Monday, August 27, 2012

A Place to Rest Your Tootsies

You know those projects where everything comes together easily and the pieces fall into place quickly and the stars seem to align? This project is not one of those. The bench and I fought. Bitterly. Our battle lasted longer than most middle school relationships. I learned several ways not to finish a bench. Oh and I should warn you, because this process took so many days, weeks even, the pictures are a hodge podge of iphone photos, camera photos and photos from a friend. Consider yourself warned. Also, this post is a monster. Consider yourself double warned. Let me start from the beginning.

During the first week of August, my friend and I went to a Goodwill event downtown. They were hosting this pop up sale to boost their visibility in downtown D.C. I had been searching for a bench/shelf unit for fiance's entryway. Some place where he can plop down his wallet and stick his shoes in/under. This little shelf caught my eye and in one of those impulse moments, decided it would be fun to refinish. I carried it home on the metro, getting several interesting looks along the way. And so it sat in our hall for a few weeks until I "finished my work project and got to use the bench as a reward". Well the work project didn't get finished, but I got impatient and decided to give it a go.

I planned ahead by ordering a yard of grey and white chevron fabric on etsy and some foam for the seat. I had the brilliant idea (if I do say so myself) of ordering a foam mattress cover from Walmart. The craft foam at Joann's is crazy expensive and Walmart ships for free to local Fedex stores, so a twin mattress-sized piece of foam cost me $20! How awesome is that! Not only was it cheap, but I have tons left over for future projects. Fiance- contain your excitement!






Well once I got those pieces, I got excited and wanted to make sure the bench came apart easily. So it sat in this state for at least a week.

Finally the weekend came around when I was going to finish the bench. Or so I thought. My friend came over to help and we decided to try sanding first. I had my heart set on a removing the paint and restoring the wood finish on the legs. Well the paint was really thick. So we quickly abandoned sanding and went to the store to get a paint stripper.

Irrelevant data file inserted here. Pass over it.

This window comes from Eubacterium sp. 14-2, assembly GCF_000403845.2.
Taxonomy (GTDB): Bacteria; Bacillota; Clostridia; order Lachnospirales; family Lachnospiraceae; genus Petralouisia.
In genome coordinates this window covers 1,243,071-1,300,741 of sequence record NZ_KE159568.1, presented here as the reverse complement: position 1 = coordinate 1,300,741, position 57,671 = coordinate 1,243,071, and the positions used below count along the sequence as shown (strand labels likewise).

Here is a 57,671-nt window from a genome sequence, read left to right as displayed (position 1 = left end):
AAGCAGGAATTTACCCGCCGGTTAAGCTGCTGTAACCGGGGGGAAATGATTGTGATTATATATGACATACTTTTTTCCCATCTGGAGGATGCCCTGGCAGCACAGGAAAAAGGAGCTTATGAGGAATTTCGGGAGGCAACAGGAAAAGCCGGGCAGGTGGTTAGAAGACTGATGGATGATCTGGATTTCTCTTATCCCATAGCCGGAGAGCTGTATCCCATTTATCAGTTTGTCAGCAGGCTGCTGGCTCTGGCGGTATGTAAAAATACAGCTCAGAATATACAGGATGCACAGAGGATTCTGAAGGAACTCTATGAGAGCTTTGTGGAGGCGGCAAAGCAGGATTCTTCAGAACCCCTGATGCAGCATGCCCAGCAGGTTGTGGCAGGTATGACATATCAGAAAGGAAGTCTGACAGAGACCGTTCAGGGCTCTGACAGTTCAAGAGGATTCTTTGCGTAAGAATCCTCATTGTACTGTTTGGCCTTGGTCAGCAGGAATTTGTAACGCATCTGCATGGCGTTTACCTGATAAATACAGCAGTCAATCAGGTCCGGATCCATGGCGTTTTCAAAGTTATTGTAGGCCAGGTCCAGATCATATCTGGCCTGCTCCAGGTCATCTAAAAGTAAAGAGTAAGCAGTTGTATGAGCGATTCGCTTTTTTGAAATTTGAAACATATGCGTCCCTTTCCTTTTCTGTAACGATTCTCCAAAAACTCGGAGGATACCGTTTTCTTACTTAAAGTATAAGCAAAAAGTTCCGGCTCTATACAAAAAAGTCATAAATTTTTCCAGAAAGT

On the way back from the store, we saw the funniest thing ever. Yes, this person is holding a tree in their convertible. Hilarious.












We applied one coat and returned about 30 minutes later. No dice. So we applied another coat and went to upholster the seat. I'll get to that in a minute. Later that afternoon I tried scraping down the paint and had some success. I figured a quick sand would remove the rest. So the next day I got ready to sand and quickly realized the paint wasn't coming off. And it was raining. Boo. I thought maybe a power hand sander would be the magical instrument.

So I got a power sander at the hardware store and closed myself in my bathroom (see rain above, plus the need for a power outlet). Result? Failure. The sander wasn't working on the slope of the legs and was taking off too much wood and not enough paint. Frustration!!!!!

The next day I applied a third coat of stripper. This time I really applied it liberally. Which I should have done the first two times. Like REALLY liberally. Clumps. Oozing down the side. I finally had a good amount of success, although with hindsight should have applied even more.
















By the way, the instructions on the stripping agent are hilarious. Literally, whoever wrote those either completely lacks a sense of humor, or is possibly the funniest person ever.











Then we were out of town for two days (which I'll talk about later this week). When we got back, I returned to sanding. First rough, then fine. And FINALLY I was ready to seal. First, I wiped down the entire bench with a wet rag and let dry.